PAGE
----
Harriet and Shadi's wedding cake featured a traditionally iced single tier on top (for cutting after the wedding and then keeping) with 100 cupcakes tiered below in several different flavours. Cupcakes are a great idea for weddings, especially if you intend on serving cake at any time throughout the day. It saves the time and effort of someone actually dividing up the wedding cake, and they're so much easier to serve. Wedding cake is usually piled on a platter and served on napkins, but beautifully finished cupcakes are so much more inviting and come ready to eat.
Harriet and Shadi opted for a traditional welcoming receiving line at the entrance to the dining hall where the guests were to be seated for the wedding breakfast. This is a great time for some natural photos of the wedding guests, with a whole range of emotions being displayed.
The father of the bride kicked-off the speeches to a roaring reception. As the top table is positioned in the same place that the bride and groom exchanged their wedding vows, it benefits from the same enormous light source that I used earlier during the ceremony.
Cutting of the cake - often easier said than done as can be witnessed below. The cake was placed atop a stack of cupcakes, and the stand proved not to be too rigid! Sure, this isn't your traditional cutting of the wedding cake photo, but isn't this just so much more authentic?
Once the speeches were complete and the cake had been cut, I asked the bride and groom if they'd mind joining me for a few photos in the bluebells that I had spotted earlier. The walk up the grassy slope wasn't easy in a wedding dress and heels so I asked that a couple of bridesmaids could lend a hand too. They agreed on the stipulation that they could bring their wine with them!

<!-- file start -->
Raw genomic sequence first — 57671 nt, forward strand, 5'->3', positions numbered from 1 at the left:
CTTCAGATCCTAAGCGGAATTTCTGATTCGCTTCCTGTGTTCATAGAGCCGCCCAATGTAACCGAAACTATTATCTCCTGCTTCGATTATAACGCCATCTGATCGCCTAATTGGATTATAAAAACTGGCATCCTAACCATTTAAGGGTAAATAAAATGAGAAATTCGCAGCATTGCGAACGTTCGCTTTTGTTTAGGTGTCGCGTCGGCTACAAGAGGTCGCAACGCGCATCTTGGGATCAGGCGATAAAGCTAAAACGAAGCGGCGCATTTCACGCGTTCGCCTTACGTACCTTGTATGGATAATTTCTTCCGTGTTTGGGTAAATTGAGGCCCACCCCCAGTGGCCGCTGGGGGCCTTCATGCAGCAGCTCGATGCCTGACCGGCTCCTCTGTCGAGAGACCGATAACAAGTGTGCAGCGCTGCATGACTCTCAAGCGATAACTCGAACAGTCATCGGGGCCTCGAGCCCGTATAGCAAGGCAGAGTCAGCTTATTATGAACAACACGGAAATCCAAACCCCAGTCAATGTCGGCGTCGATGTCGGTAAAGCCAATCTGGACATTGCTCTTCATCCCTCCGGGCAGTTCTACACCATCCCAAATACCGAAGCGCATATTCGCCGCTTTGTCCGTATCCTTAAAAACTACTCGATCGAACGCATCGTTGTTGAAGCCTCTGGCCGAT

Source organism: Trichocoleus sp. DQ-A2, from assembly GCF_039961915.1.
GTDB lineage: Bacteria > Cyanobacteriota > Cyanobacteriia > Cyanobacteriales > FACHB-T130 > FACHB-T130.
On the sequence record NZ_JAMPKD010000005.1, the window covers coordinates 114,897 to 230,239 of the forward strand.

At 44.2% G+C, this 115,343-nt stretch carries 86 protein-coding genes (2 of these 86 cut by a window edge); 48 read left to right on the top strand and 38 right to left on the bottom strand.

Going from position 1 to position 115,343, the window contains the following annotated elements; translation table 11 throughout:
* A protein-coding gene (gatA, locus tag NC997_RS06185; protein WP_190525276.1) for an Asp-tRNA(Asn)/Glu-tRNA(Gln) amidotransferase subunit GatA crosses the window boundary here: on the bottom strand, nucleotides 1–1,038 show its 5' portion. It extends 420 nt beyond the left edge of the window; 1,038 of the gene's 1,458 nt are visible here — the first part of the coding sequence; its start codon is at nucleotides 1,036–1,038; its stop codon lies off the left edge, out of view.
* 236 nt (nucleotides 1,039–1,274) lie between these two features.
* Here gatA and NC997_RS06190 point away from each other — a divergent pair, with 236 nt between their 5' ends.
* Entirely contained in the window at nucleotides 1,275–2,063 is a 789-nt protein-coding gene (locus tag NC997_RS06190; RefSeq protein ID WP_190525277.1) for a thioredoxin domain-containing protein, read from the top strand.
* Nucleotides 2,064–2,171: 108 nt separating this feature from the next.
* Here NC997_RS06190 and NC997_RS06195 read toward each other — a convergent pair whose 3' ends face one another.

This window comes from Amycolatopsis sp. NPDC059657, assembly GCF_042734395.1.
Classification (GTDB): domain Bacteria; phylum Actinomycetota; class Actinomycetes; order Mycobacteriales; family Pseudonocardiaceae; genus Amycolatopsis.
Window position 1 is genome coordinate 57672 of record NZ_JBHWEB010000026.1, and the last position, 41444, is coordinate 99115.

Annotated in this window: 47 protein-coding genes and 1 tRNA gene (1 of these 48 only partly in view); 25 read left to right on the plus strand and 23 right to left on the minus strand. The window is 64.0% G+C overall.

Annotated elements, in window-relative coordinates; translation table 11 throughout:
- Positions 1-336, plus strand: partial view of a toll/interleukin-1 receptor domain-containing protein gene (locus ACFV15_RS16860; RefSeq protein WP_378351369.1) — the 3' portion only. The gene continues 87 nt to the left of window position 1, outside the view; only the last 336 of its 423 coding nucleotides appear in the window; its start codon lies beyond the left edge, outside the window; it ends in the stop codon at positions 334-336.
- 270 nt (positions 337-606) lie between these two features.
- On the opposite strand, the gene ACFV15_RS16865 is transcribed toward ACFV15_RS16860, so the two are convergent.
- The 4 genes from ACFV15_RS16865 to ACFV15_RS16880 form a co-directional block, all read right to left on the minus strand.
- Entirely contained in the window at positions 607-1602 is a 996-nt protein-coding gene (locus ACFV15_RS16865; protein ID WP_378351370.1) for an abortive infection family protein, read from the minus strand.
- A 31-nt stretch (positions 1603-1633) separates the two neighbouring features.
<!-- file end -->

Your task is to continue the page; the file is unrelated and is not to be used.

The golden evening sun was hitting Dumbleton Hall at just the right angle, illuminating the whole of the building as I stood and watched. It very quickly became apparent that a fantastic photo opportunity was unfolding before me, so I knelt down and snapped away as the bride, groom and bridesmaids walked through the frame.
The area that the bluebells occupied was vast and the opportunities were endless. I thought far enough ahead that I might need a choice of lenses with me, so took both my 70-200mm zoom lens as well as a few wider primes, giving me more shooting options once we got there. I did my usual trick of 'stand there and pretend I'm not here.' I have a good eye for what makes a great photo, and I usually know how I want to shoot an image before I actually press the shutter button, but posing is unnatural and for a lot of my clients, posing in front of a camera is something they've not done before. I don't want my clients to look back at their wedding photographs in 20, 30 or 40 years time and think of the pose that they're striking or how awkward they felt. I want them to look back at their photos, see them stood in an amazing surrounding and actually remember exactly how the moment felt. That's not something you can emote with a pose, but it is something that will come back to them time and time again, as it is, after all, the bride and groom being their normal selves. (With a photographer 40 yards away taking photos...)